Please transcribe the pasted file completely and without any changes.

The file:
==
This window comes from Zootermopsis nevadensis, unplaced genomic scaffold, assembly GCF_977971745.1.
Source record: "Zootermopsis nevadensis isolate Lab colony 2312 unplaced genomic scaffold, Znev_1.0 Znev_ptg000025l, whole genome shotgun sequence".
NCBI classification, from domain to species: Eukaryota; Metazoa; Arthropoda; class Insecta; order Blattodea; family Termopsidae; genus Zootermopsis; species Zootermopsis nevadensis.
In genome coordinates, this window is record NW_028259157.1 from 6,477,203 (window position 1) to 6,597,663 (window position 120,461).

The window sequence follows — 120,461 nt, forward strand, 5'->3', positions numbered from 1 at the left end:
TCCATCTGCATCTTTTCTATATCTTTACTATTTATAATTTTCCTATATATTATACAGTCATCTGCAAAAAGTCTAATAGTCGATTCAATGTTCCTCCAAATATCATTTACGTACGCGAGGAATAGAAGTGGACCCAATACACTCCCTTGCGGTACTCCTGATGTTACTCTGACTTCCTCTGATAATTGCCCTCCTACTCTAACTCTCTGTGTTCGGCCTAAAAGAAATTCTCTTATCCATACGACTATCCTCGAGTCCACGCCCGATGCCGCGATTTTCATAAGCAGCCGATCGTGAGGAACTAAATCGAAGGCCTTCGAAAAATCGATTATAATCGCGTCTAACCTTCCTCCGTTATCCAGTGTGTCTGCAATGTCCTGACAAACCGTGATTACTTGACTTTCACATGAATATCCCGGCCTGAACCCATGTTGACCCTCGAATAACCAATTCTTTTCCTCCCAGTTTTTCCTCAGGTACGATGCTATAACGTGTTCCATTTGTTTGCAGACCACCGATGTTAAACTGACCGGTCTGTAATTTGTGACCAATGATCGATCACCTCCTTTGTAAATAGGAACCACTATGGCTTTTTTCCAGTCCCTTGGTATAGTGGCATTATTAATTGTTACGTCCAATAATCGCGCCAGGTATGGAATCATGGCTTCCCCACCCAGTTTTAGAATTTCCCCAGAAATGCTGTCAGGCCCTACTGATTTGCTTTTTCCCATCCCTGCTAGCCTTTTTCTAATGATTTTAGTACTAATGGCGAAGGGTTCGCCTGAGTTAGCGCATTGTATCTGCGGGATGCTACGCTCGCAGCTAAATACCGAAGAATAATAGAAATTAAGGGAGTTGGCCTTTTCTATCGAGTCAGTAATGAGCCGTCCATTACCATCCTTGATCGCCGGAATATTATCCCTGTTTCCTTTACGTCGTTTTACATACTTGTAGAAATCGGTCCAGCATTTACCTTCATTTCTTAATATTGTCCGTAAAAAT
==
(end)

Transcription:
This window comes from Zootermopsis nevadensis, unplaced genomic scaffold, assembly GCF_977971745.1.
Source record: "Zootermopsis nevadensis isolate Lab colony 2312 unplaced genomic scaffold, Znev_1.0 Znev_ptg000025l, whole genome shotgun sequence".
NCBI classification, from domain to species: Eukaryota; Metazoa; Arthropoda; class Insecta; order Blattodea; family Termopsidae; genus Zootermopsis; species Zootermopsis nevadensis.
In genome coordinates, this window is record NW_028259157.1 from 6,477,203 (window position 1) to 6,597,663 (window position 120,461).

The window sequence follows — 120,461 nt, forward strand, 5'->3', positions numbered from 1 at the left end:
TCCATCTGCATCTTTTCTATATCTTTACTATTTATAATTTTCCTATATATTATACAGTCATCTGCAAAAAGTCTAATAGTCGATTCAATGTTCCTCCAAATATCATTTACGTACGCGAGGAATAGAAGTGGACCCAATACACTCCCTTGCGGTACTCCTGATGTTACTCTGACTTCCTCTGATAATTGCCCTCCTACTCTAACTCTCTGTGTTCGGCCTAAAAGAAATTCTCTTATCCATACGACTATCCTCGAGTCCACGCCCGATGCCGCGATTTTCATAAGCAGCCGATCGTGAGGAACTAAATCGAAGGCCTTCGAAAAATCGATTATAATCGCGTCTAACCTTCCTCCGTTATCCAGTGTGTCTGCAATGTCCTGACAAACCGTGATTACTTGACTTTCACATGAATATCCCGGCCTGAACCCATGTTGACCCTCGAATAACCAATTCTTTTCCTCCCAGTTTTTCCTCAGGTACGATGCTATAACGTGTTCCATTTGTTTGCAGACCACCGATGTTAAACTGACCGGTCTGTAATTTGTGACCAATGATCGATCACCTCCTTTGTAAATAGGAACCACTATGGCTTTTTTCCAGTCCCTTGGTATAGTGGCATTATTAATTGTTACGTCCAATAATCGCGCCAGGTATGGAATCATGGCTTCCCCACCCAGTTTTAGAATTTCCCCAGAAATGCTGTCAGGCCCTACTGATTTGCTTTTTCCCATCCCTGCTAGCCTTTTTCTAATGATTTTAGTACTAATGGCGAAGGGTTCGCCTGAGTTAGCGCATTGTATCTGCGGGATGCTACGCTCGCAGCTAAATACCGAAGAATAATAGAAATTAAGGGAGTTGGCCTTTTCTATCGAGTCAGTAATGAGCCGTCCATTACCATCCTTGATCGCCGGAATATTATCCCTGTTTCCTTTACGTCGTTTTACATACTTGTAGAAATCGGTCCAGCATTTACCTTCATTTCTTAATATTGTCCGTAAAAAT